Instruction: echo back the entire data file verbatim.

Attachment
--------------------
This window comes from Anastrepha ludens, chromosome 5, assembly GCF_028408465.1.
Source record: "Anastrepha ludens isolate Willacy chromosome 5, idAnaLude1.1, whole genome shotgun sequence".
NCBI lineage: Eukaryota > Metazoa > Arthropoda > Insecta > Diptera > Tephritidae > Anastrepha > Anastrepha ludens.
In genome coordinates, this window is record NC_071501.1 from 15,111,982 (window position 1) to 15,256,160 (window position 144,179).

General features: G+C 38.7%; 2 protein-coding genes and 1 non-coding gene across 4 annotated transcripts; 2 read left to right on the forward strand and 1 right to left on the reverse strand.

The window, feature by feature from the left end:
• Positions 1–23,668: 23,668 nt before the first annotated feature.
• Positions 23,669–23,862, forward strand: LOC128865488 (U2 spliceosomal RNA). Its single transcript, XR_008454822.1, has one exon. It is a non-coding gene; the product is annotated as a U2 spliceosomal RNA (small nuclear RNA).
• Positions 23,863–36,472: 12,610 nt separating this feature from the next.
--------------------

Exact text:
This window comes from Anastrepha ludens, chromosome 5, assembly GCF_028408465.1.
Source record: "Anastrepha ludens isolate Willacy chromosome 5, idAnaLude1.1, whole genome shotgun sequence".
NCBI lineage: Eukaryota > Metazoa > Arthropoda > Insecta > Diptera > Tephritidae > Anastrepha > Anastrepha ludens.
In genome coordinates, this window is record NC_071501.1 from 15,111,982 (window position 1) to 15,256,160 (window position 144,179).

General features: G+C 38.7%; 2 protein-coding genes and 1 non-coding gene across 4 annotated transcripts; 2 read left to right on the forward strand and 1 right to left on the reverse strand.

The window, feature by feature from the left end:
• Positions 1–23,668: 23,668 nt before the first annotated feature.
• Positions 23,669–23,862, forward strand: LOC128865488 (U2 spliceosomal RNA). Its single transcript, XR_008454822.1, has one exon. It is a non-coding gene; the product is annotated as a U2 spliceosomal RNA (small nuclear RNA).
• Positions 23,863–36,472: 12,610 nt separating this feature from the next.